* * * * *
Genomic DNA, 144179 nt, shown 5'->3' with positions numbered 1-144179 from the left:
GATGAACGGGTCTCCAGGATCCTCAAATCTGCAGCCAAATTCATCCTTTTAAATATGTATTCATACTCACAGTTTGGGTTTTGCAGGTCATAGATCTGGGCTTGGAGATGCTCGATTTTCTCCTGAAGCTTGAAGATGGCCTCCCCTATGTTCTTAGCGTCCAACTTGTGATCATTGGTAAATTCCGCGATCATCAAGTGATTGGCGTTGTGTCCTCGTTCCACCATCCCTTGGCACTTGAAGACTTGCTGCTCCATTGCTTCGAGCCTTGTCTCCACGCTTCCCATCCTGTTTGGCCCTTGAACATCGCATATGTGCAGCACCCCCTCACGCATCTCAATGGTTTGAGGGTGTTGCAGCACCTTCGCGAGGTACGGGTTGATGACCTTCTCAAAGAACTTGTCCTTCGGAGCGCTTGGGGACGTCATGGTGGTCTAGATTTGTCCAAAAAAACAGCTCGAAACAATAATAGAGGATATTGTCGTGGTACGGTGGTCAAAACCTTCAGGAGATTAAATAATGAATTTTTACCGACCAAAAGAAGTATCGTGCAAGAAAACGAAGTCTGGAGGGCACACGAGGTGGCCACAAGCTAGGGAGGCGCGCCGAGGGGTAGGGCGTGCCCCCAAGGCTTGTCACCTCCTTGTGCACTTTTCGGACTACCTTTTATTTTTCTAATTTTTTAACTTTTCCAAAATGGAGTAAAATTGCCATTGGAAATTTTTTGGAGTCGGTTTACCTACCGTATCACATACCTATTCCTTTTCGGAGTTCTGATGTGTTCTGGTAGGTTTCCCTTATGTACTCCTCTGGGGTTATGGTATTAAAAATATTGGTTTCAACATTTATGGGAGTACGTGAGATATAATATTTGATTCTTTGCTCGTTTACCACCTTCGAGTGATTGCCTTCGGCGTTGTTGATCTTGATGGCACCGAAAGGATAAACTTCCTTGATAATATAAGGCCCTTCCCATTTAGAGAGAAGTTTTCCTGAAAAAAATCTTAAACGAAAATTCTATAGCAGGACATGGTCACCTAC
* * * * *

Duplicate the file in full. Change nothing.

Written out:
Genomic DNA, 144179 nt, shown 5'->3' with positions numbered 1-144179 from the left:
GATGAACGGGTCTCCAGGATCCTCAAATCTGCAGCCAAATTCATCCTTTTAAATATGTATTCATACTCACAGTTTGGGTTTTGCAGGTCATAGATCTGGGCTTGGAGATGCTCGATTTTCTCCTGAAGCTTGAAGATGGCCTCCCCTATGTTCTTAGCGTCCAACTTGTGATCATTGGTAAATTCCGCGATCATCAAGTGATTGGCGTTGTGTCCTCGTTCCACCATCCCTTGGCACTTGAAGACTTGCTGCTCCATTGCTTCGAGCCTTGTCTCCACGCTTCCCATCCTGTTTGGCCCTTGAACATCGCATATGTGCAGCACCCCCTCACGCATCTCAATGGTTTGAGGGTGTTGCAGCACCTTCGCGAGGTACGGGTTGATGACCTTCTCAAAGAACTTGTCCTTCGGAGCGCTTGGGGACGTCATGGTGGTCTAGATTTGTCCAAAAAAACAGCTCGAAACAATAATAGAGGATATTGTCGTGGTACGGTGGTCAAAACCTTCAGGAGATTAAATAATGAATTTTTACCGACCAAAAGAAGTATCGTGCAAGAAAACGAAGTCTGGAGGGCACACGAGGTGGCCACAAGCTAGGGAGGCGCGCCGAGGGGTAGGGCGTGCCCCCAAGGCTTGTCACCTCCTTGTGCACTTTTCGGACTACCTTTTATTTTTCTAATTTTTTAACTTTTCCAAAATGGAGTAAAATTGCCATTGGAAATTTTTTGGAGTCGGTTTACCTACCGTATCACATACCTATTCCTTTTCGGAGTTCTGATGTGTTCTGGTAGGTTTCCCTTATGTACTCCTCTGGGGTTATGGTATTAAAAATATTGGTTTCAACATTTATGGGAGTACGTGAGATATAATATTTGATTCTTTGCTCGTTTACCACCTTCGAGTGATTGCCTTCGGCGTTGTTGATCTTGATGGCACCGAAAGGATAAACTTCCTTGATAATATAAGGCCCTTCCCATTTAGAGAGAAGTTTTCCTGAAAAAAATCTTAAACGAAAATTCTATAGCAGGACATGGTCACCTAC